Saturday, December 10, 2011

Daily Advent Inspiration

You know, faith is
a very serious thing.
Transcript of homily recorded on Saturday, Dec. 10, 2011

Daily Advent Inspiration for Saturday, Dec. 10, 2011 (Saturday of the Second Week of Advent)

By Father Perry D. Leiker

How many of you ever saw the movie "Raiders of the Lost Ark"?

Can anyone tell me what happens at the very end, the very last scenes?

I'll try and recall it; I believe this is correct: The Nazis have come to this island and they have found the Lost Ark, the Ark of the Covenant. And the Jews believe they have the tablets in there. This was where they believe God was, in this ark. They carried it like we carry the picture, or if we were to carry the tabernacle somewhere, with the greatest respect, no one would touch it but the priests. It was sacred. They believed that somehow God was present there, just like we believe Jesus is present in the tabernacle and the Eucharist.

So the Nazis, they didn't even believe in God, but they said, but everyone else believes in this ark so we're going to get this ark and open it and have God on our side and we're going to control the world. So they're all gathered on this island, and Harrison Ford is there and this girl. And remember they're tied to a stake with their hands behind their back, and they're looking at all these Nazis. They're about to open up the ark. (This is all Hollywood, by the way; not true.) But they open up the ark, and Harrison Ford says to the girl, "No matter what, don't look at it! Don't look at it!" Do you remember why or do you know why he said that?

Well, the Jews believed this: If you ever looked at God's face you would die. Not because he's mean or bad, because he's too great. It's like if there's a 220-volt plug, should you wet your finger and put your finger in it? No. Why? You'll die! It's too strong, the electricity. So they always said, never look at God's face; you'll die.

Now, some parents, when they get upset with their kids, if their kids look up at them, "Don't look at my face! Look down at the ground!" Why? They say for respect.

My dad said the opposite: "Look at my face when I'm talking to you!" Because if I looked down, he said, "Look at me!" He wanted me to see that face that scared me.

So the Jews said, never look at God's face; you'll die. And in the movie, they open up the ark and it's beautiful, and they even say, "Oh, it's beautiful!" and then they all die, except for Harrison Ford and the girl because they didn't open their eyes.

What did we just pray during the responsorial psalm? "Lord, let us see your face." What?! "Lord, let us see your face and we shall be saved." We shall be saved. The psalm tells us, look at God's face, look at God's face, and he will save us.

You know, faith is a very serious thing. Boys and girls, you're studying for these two years. And you might think, "Two years?! Two years?! Why?" Because this is a very serious thing you're doing. You're gonna take the body and blood of Jesus Christ into your mouth and eat and drink. When you eat that host — the bread of life — and drink from the chalice, you're eating and drinking the body and blood of Christ, that Jesus Christ would be present in you. This is something we don't to lightly or not even aware of. This is serious.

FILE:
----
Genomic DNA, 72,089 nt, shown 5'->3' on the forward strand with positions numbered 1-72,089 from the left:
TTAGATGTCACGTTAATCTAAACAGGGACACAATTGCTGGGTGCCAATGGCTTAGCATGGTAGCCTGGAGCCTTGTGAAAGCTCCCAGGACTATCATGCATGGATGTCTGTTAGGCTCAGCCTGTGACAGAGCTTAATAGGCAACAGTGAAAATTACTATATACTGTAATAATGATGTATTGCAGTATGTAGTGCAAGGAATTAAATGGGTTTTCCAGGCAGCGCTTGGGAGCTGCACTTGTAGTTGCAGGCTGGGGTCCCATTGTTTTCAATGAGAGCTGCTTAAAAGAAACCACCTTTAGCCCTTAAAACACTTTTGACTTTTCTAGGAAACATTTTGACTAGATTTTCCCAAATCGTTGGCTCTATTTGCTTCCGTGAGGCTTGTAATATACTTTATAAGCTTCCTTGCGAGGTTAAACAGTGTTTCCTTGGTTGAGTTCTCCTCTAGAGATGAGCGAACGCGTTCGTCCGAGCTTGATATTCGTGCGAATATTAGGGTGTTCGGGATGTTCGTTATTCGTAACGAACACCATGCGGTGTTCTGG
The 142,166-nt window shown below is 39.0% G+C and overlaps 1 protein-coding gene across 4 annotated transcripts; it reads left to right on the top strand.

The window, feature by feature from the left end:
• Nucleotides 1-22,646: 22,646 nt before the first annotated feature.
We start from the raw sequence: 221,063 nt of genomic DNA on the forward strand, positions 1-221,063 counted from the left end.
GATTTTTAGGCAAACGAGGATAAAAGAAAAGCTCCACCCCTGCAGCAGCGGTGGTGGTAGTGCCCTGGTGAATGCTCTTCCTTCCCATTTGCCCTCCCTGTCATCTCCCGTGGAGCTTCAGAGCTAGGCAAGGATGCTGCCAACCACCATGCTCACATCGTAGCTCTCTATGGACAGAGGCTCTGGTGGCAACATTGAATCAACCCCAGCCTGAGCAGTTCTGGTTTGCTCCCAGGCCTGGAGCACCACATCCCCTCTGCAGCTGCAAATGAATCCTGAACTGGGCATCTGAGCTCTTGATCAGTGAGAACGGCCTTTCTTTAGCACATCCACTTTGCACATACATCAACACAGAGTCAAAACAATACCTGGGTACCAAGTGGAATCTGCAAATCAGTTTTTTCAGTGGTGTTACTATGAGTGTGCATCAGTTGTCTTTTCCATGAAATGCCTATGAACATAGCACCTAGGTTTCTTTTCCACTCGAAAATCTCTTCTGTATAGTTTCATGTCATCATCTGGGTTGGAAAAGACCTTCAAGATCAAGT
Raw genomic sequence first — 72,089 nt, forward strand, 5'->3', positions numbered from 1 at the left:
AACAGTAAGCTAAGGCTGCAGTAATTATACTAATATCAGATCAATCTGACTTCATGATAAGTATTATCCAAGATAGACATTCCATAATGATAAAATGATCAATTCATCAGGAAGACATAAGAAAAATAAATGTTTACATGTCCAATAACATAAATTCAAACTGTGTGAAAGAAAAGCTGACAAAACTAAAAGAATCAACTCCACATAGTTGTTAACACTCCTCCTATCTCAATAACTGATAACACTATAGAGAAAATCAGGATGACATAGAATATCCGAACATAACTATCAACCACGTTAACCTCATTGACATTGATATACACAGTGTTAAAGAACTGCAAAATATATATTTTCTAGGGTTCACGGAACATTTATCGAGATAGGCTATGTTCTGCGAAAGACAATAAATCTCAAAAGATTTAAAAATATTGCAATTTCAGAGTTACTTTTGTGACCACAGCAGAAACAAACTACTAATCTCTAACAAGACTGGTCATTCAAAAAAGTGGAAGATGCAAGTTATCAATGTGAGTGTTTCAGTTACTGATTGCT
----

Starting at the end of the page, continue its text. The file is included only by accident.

Has anyone here ever run the [Los Angeles] marathon, the 26-mile marathon? I would never run it. Do you know if it's in March, do you know when they start practicing? Last October, November. I met somebody recently, and they said, "I'm going to run the marathon." In fact, it was at our Walkathon. And this young man, he ran for hours. He was skinny as a twig, but he kept running, and I said, "Are you crazy?" He says, "No, I'm going to run the marathon. I'm practicing now." I would never do that; it's so serious! You don't just show up that day, and you haven't practiced, and you think, "I'll run 26 miles." You'll drop dead. You practice for months because it's so serious.

And in a way, that's an example of two years of [communion] preparation, learning prayers and talking about God and understanding the Eucharist and why would Jesus be present to us in food; and what does food do, and it strengthens our bodies and understanding it, thinking about it, sharing about it, praying about it, listening to teachers, talking to each other, opening our minds. This is like a spiritual marathon. For two years preparing so that when we receive for the first time, we know what we're doing. It's a serious thing.

In these scriptures today, they talk about Elijah coming. Again we have language about God coming and changing everything because, when we open ourselves to God, when we look in that Ark of the Covenant, when we look in God's face, we're doing something very serious: we're dealing with God, we're opening to God.

I do appreciate weeks ago when we had a picture here, maybe it was on Wednesday evening with the other children, snd I said, "Would it be OK to smash this picture?"

They said, "No!"


"It's sacred; it's holy."

"Could you take the cross off your neck and throw it on the ground and step on it?"

"No! It's holy; it's sacred."

Well, this is what these readings talk about. When God gets involved with us — and he always is — but when we become aware that God is involved with us, we begin to understand something really serious is happening. We don't take it lightly. We don't just run the marathon. We open and practice and get prepared.

Today these readings tell us in the middle of Advent, almost really toward the end, that we are preparing to meet Christ at Christmas, and one day, at the end of time — serious thing, serious thing — to open ourselves to the presence of our God.

Father Perry D. Leiker is St. Bernard parish administrator. Reach him at (323) 255-6142, Ext. 112.

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